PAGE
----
Researchers have discovered that a deadly parasite, known to cause ill health in pregnant women and immunocompromised patients, could potentially be used to treat various types of tumors.
The research, published today in the Journal of ImmunoTherapy Cancer, was conducted by experts from the University of Nottingham, Ningbo University and Shanxi Agricultural University in China.
Improving the effectiveness of treatments for certain types of tumors is essential to beating certain cancers, stopping tumor progression and prolonging patients’ lives. In this new study, scientists revealed that a parasite that is common across the globe is capable of sensitizing cold tumors – tumors that are unlikely to trigger a strong immune response from the body – to immune checkpoint blockade therapy.
Researchers leading the study believe that this finding may have broader therapeutic implications for many types of cancer.
The team managed to ‘tame’ the parasite Toxoplasma gondii – a single-celled opportunistic protozoan that is capable of infecting a wide range of warm-blooded animals and has been reported in almost a third of the world’s human population.
Toxoplasma gondii must live inside the host cells and secrete many proteins to counteract the host’s immune system and to facilitate their own invasion and colonization of the host cells. The researchers first built a Toxoplasma gondii mutant strain with a limited ability to grow, in cultured cells or to cause disease in mice, but which is at the same time capable of manipulating the host’s immune system.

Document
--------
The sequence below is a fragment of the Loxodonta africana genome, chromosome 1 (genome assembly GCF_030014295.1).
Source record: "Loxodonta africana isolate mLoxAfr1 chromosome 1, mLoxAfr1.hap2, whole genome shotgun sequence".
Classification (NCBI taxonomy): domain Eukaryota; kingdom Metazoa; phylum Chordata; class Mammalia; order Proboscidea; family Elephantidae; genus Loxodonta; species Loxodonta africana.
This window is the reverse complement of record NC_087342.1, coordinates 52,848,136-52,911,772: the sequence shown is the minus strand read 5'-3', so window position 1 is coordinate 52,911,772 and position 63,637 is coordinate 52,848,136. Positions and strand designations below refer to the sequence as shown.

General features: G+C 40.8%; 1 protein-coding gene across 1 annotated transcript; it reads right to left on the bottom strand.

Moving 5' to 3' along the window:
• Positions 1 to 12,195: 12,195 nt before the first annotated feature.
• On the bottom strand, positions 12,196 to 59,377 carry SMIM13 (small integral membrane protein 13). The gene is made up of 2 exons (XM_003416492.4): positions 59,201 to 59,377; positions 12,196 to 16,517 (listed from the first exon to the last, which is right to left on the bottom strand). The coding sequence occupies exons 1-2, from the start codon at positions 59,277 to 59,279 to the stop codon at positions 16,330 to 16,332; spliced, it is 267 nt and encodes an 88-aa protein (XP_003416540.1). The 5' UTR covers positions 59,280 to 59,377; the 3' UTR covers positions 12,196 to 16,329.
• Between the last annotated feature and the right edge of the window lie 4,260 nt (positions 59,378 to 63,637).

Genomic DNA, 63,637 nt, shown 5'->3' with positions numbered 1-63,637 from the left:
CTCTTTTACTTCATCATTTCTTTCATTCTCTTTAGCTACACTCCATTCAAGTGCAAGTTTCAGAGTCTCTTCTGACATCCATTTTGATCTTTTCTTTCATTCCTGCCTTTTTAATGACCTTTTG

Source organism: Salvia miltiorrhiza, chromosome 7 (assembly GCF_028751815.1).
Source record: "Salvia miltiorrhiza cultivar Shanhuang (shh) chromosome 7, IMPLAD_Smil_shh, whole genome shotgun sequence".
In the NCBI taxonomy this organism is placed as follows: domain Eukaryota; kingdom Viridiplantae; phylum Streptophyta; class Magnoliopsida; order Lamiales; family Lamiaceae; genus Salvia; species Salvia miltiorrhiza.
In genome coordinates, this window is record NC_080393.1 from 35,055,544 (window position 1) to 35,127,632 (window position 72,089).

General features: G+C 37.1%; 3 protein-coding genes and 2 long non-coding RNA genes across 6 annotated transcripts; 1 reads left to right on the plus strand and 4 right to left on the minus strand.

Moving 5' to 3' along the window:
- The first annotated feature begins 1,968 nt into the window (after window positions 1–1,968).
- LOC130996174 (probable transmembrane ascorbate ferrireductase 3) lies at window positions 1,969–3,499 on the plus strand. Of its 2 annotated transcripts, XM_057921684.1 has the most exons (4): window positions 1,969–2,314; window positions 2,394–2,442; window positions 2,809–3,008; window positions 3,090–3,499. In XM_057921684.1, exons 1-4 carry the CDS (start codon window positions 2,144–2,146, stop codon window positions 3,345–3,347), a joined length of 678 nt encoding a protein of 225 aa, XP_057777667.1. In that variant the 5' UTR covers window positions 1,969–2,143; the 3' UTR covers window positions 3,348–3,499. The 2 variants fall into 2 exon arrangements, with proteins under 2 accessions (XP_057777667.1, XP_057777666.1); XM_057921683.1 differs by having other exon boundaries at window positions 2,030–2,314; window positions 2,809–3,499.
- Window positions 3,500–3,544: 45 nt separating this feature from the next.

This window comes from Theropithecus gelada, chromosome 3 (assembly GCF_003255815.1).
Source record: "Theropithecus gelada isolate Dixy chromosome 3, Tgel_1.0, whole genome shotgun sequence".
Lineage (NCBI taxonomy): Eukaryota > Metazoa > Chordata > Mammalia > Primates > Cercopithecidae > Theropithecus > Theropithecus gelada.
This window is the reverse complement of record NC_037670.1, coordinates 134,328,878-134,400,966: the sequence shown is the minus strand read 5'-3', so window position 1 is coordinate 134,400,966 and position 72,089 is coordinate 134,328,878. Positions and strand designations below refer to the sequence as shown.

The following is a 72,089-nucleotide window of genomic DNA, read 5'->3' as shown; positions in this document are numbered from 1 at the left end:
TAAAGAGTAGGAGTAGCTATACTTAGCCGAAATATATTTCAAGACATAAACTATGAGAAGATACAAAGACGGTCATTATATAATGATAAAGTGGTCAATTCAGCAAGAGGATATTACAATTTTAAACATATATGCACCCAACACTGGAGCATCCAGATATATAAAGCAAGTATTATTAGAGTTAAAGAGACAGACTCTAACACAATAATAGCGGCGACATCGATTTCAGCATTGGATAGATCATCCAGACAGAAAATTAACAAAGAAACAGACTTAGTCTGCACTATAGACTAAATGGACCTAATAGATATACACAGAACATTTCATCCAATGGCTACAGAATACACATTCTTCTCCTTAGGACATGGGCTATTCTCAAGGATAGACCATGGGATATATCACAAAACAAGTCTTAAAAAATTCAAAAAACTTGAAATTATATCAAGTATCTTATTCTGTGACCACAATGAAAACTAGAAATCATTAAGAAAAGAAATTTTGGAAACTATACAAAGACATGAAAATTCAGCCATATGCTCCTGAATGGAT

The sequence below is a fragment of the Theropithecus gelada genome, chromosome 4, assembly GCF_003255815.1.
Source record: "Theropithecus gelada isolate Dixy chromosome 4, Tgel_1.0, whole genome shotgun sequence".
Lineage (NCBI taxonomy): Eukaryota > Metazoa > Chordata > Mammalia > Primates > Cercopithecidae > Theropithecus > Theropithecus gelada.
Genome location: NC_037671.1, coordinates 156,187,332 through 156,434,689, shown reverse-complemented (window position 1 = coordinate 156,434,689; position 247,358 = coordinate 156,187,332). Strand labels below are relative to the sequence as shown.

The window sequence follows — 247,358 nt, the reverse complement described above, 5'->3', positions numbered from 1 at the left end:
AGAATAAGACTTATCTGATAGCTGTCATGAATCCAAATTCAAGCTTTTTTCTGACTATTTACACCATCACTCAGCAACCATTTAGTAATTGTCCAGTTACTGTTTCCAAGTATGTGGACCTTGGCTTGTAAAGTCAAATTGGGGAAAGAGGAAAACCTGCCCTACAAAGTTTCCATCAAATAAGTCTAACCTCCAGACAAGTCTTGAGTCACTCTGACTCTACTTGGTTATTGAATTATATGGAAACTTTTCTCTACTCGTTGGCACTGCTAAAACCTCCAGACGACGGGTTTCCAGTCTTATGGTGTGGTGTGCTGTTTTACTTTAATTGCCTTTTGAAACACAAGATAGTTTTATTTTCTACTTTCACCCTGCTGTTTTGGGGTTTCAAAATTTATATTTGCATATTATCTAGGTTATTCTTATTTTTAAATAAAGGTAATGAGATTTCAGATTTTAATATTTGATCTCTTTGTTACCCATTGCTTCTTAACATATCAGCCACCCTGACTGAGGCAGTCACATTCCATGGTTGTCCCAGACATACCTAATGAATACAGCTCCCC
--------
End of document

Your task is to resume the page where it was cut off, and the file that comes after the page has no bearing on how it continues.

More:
The researchers have shown that direct injection with this mutant parasite in solid tumors induces inflammatory reactions in the injected tumors and even in tumors located at a distant site in the mouse body. They have also shown that this treatment approach has made tumors more responsive to treatment with immune checkpoint inhibitor.
This dual treatment significantly prolonged mouse survival and reduced tumor growth in mouse models of melanoma, Lewis lung carcinoma, and colon adenocarcinoma.
Dr. Hany Elsheikha, associate professor at the School of Veterinary Medicine and Science at the University of Nottingham, and one of the study’s lead authors, said: “The use of a mutant version of Toxoplasma gondii in the treatment of certain tumors in mouse models has previously been What makes this study different is the confirmation that intratumoral injection with mutant Toxoplasma gondii strain boosts antitumor immunity and the effectiveness of checkpoint inhibition therapy.
“These are significant findings and are relevant to future tumor therapy. The marked reduction in tumor size and the significant improvement in survival of mice receiving this new combination therapy are promising, but should be interpreted with caution as further research is needed.”
The entire study can be found here.